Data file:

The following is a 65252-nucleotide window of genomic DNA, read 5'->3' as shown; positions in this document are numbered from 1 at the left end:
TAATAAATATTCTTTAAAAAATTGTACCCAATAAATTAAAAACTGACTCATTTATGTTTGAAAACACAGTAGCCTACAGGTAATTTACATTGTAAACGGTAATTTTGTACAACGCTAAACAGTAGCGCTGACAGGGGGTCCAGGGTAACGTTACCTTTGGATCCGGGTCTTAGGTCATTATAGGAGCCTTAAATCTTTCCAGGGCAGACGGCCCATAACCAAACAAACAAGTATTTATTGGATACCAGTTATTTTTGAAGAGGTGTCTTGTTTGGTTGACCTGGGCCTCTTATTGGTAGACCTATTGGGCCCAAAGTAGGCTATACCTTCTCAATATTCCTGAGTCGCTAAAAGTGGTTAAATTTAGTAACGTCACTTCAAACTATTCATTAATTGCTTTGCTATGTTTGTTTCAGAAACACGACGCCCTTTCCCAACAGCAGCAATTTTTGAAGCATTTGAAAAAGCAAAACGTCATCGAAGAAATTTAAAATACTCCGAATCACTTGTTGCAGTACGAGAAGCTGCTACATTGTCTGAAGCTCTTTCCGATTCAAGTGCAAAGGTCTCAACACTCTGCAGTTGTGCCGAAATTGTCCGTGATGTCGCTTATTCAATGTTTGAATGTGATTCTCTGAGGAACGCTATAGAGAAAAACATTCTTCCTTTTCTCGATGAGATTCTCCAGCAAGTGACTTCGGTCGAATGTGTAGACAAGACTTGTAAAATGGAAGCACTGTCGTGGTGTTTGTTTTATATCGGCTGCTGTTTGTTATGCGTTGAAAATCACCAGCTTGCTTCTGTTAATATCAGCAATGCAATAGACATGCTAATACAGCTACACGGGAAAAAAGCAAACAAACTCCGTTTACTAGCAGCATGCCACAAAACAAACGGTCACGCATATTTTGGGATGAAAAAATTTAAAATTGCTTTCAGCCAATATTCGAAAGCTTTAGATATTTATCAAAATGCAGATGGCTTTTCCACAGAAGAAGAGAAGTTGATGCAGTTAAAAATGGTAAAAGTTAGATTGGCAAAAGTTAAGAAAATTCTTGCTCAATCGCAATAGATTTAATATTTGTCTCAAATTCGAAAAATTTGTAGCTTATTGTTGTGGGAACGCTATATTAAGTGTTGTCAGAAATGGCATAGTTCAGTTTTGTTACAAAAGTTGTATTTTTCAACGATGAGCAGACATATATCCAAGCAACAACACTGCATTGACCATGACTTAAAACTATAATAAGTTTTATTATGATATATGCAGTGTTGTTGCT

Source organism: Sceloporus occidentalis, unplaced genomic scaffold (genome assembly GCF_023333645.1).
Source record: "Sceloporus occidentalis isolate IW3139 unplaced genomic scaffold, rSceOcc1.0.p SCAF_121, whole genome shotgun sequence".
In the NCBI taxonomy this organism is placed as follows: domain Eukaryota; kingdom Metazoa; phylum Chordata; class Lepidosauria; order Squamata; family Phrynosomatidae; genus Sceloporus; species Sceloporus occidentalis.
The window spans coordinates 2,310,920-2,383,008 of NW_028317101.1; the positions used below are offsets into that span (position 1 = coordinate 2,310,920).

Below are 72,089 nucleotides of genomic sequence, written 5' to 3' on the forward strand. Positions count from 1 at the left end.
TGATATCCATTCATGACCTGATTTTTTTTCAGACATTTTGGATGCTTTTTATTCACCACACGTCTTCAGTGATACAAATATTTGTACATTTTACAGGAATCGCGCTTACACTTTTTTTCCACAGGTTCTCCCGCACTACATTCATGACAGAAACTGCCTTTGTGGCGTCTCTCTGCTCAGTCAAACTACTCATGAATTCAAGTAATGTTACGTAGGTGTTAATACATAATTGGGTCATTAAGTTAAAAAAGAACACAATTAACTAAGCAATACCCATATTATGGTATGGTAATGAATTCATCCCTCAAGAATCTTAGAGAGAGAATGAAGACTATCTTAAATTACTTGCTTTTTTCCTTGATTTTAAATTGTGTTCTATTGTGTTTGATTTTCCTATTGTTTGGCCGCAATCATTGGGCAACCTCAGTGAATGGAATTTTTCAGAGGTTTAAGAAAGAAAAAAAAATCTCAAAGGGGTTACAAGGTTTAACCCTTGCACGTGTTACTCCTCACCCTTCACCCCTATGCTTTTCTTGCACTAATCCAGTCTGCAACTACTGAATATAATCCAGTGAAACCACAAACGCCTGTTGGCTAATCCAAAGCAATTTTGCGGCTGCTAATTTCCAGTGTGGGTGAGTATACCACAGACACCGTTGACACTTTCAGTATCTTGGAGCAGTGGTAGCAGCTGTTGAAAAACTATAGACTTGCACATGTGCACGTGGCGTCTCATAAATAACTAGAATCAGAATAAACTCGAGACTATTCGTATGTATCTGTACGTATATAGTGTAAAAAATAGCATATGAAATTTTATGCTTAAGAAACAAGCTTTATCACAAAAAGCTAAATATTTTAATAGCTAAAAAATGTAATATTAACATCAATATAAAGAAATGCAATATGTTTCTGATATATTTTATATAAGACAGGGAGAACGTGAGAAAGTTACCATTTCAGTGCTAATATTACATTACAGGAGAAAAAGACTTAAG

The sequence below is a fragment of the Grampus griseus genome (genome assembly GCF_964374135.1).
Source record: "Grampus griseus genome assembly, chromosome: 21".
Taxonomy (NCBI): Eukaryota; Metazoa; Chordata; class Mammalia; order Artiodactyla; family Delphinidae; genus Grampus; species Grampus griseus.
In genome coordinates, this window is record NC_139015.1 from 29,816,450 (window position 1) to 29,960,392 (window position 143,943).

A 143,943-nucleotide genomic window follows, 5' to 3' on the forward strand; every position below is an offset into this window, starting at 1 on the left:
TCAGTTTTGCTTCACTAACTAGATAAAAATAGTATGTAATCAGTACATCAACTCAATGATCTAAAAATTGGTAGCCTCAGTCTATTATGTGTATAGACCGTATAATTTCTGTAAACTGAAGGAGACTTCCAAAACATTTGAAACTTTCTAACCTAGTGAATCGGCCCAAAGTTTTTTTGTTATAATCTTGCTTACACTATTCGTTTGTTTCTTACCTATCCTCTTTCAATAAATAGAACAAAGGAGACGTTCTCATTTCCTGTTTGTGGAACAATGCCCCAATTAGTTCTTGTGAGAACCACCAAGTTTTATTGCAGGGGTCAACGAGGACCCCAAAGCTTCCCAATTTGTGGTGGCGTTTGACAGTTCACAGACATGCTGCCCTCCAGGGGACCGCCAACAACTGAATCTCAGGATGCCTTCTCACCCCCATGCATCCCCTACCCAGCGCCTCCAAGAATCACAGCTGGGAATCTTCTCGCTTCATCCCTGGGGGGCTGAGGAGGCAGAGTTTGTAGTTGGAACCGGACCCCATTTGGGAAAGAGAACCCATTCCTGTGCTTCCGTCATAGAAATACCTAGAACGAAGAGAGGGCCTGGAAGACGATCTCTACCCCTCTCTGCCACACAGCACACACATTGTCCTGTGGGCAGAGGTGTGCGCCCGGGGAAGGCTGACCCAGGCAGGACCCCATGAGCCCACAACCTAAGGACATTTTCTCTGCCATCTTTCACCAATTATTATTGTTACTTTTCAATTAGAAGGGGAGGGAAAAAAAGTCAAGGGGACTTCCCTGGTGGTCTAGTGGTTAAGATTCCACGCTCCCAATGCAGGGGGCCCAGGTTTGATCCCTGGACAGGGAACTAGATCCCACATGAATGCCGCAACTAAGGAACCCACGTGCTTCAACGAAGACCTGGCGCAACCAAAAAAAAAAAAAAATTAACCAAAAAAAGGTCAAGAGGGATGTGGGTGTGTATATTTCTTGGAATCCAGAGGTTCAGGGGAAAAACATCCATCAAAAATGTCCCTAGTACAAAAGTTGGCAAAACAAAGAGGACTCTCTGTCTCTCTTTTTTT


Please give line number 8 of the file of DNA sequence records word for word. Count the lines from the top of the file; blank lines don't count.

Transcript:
TGATATCCATTCATGACCTGATTTTTTTTCAGACATTTTGGATGCTTTTTATTCACCACACGTCTTCAGTGATACAAATATTTGTACATTTTACAGGAATCGCGCTTACACTTTTTTTCCACAGGTTCTCCCGCACTACATTCATGACAGAAACTGCCTTTGTGGCGTCTCTCTGCTCAGTCAAACTACTCATGAATTCAAGTAATGTTACGTAGGTGTTAATACATAATTGGGTCATTAAGTTAAAAAAGAACACAATTAACTAAGCAATACCCATATTATGGTATGGTAATGAATTCATCCCTCAAGAATCTTAGAGAGAGAATGAAGACTATCTTAAATTACTTGCTTTTTTCCTTGATTTTAAATTGTGTTCTATTGTGTTTGATTTTCCTATTGTTTGGCCGCAATCATTGGGCAACCTCAGTGAATGGAATTTTTCAGAGGTTTAAGAAAGAAAAAAAAATCTCAAAGGGGTTACAAGGTTTAACCCTTGCACGTGTTACTCCTCACCCTTCACCCCTATGCTTTTCTTGCACTAATCCAGTCTGCAACTACTGAATATAATCCAGTGAAACCACAAACGCCTGTTGGCTAATCCAAAGCAATTTTGCGGCTGCTAATTTCCAGTGTGGGTGAGTATACCACAGACACCGTTGACACTTTCAGTATCTTGGAGCAGTGGTAGCAGCTGTTGAAAAACTATAGACTTGCACATGTGCACGTGGCGTCTCATAAATAACTAGAATCAGAATAAACTCGAGACTATTCGTATGTATCTGTACGTATATAGTGTAAAAAATAGCATATGAAATTTTATGCTTAAGAAACAAGCTTTATCACAAAAAGCTAAATATTTTAATAGCTAAAAAATGTAATATTAACATCAATATAAAGAAATGCAATATGTTTCTGATATATTTTATATAAGACAGGGAGAACGTGAGAAAGTTACCATTTCAGTGCTAATATTACATTACAGGAGAAAAAGACTTAAG